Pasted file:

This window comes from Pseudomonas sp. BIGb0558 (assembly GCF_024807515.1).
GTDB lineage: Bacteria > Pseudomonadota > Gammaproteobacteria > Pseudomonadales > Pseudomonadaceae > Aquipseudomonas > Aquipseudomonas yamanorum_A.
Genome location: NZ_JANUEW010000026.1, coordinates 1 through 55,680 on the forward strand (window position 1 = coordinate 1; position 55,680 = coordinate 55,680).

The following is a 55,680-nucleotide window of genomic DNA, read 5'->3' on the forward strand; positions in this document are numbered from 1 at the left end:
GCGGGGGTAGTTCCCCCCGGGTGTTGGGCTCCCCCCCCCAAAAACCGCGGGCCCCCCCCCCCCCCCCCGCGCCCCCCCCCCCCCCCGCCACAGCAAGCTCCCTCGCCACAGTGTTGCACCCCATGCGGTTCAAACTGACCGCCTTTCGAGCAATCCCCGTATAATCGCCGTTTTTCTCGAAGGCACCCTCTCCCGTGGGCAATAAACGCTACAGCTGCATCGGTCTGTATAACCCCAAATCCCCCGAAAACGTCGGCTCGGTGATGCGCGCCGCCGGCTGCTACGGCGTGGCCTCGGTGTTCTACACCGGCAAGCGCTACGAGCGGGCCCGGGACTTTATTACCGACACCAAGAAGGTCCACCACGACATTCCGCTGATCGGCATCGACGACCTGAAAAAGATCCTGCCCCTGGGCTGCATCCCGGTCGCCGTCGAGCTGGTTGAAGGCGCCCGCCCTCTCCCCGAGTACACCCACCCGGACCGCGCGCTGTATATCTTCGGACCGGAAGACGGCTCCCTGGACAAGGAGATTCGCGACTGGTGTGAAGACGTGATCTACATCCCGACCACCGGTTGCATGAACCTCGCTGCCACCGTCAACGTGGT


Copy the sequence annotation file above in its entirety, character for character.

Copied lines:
This window comes from Pseudomonas sp. BIGb0558 (assembly GCF_024807515.1).
GTDB lineage: Bacteria > Pseudomonadota > Gammaproteobacteria > Pseudomonadales > Pseudomonadaceae > Aquipseudomonas > Aquipseudomonas yamanorum_A.
Genome location: NZ_JANUEW010000026.1, coordinates 1 through 55,680 on the forward strand (window position 1 = coordinate 1; position 55,680 = coordinate 55,680).

The following is a 55,680-nucleotide window of genomic DNA, read 5'->3' on the forward strand; positions in this document are numbered from 1 at the left end:
GCGGGGGTAGTTCCCCCCGGGTGTTGGGCTCCCCCCCCCAAAAACCGCGGGCCCCCCCCCCCCCCCCCGCGCCCCCCCCCCCCCCCGCCACAGCAAGCTCCCTCGCCACAGTGTTGCACCCCATGCGGTTCAAACTGACCGCCTTTCGAGCAATCCCCGTATAATCGCCGTTTTTCTCGAAGGCACCCTCTCCCGTGGGCAATAAACGCTACAGCTGCATCGGTCTGTATAACCCCAAATCCCCCGAAAACGTCGGCTCGGTGATGCGCGCCGCCGGCTGCTACGGCGTGGCCTCGGTGTTCTACACCGGCAAGCGCTACGAGCGGGCCCGGGACTTTATTACCGACACCAAGAAGGTCCACCACGACATTCCGCTGATCGGCATCGACGACCTGAAAAAGATCCTGCCCCTGGGCTGCATCCCGGTCGCCGTCGAGCTGGTTGAAGGCGCCCGCCCTCTCCCCGAGTACACCCACCCGGACCGCGCGCTGTATATCTTCGGACCGGAAGACGGCTCCCTGGACAAGGAGATTCGCGACTGGTGTGAAGACGTGATCTACATCCCGACCACCGGTTGCATGAACCTCGCTGCCACCGTCAACGTGGT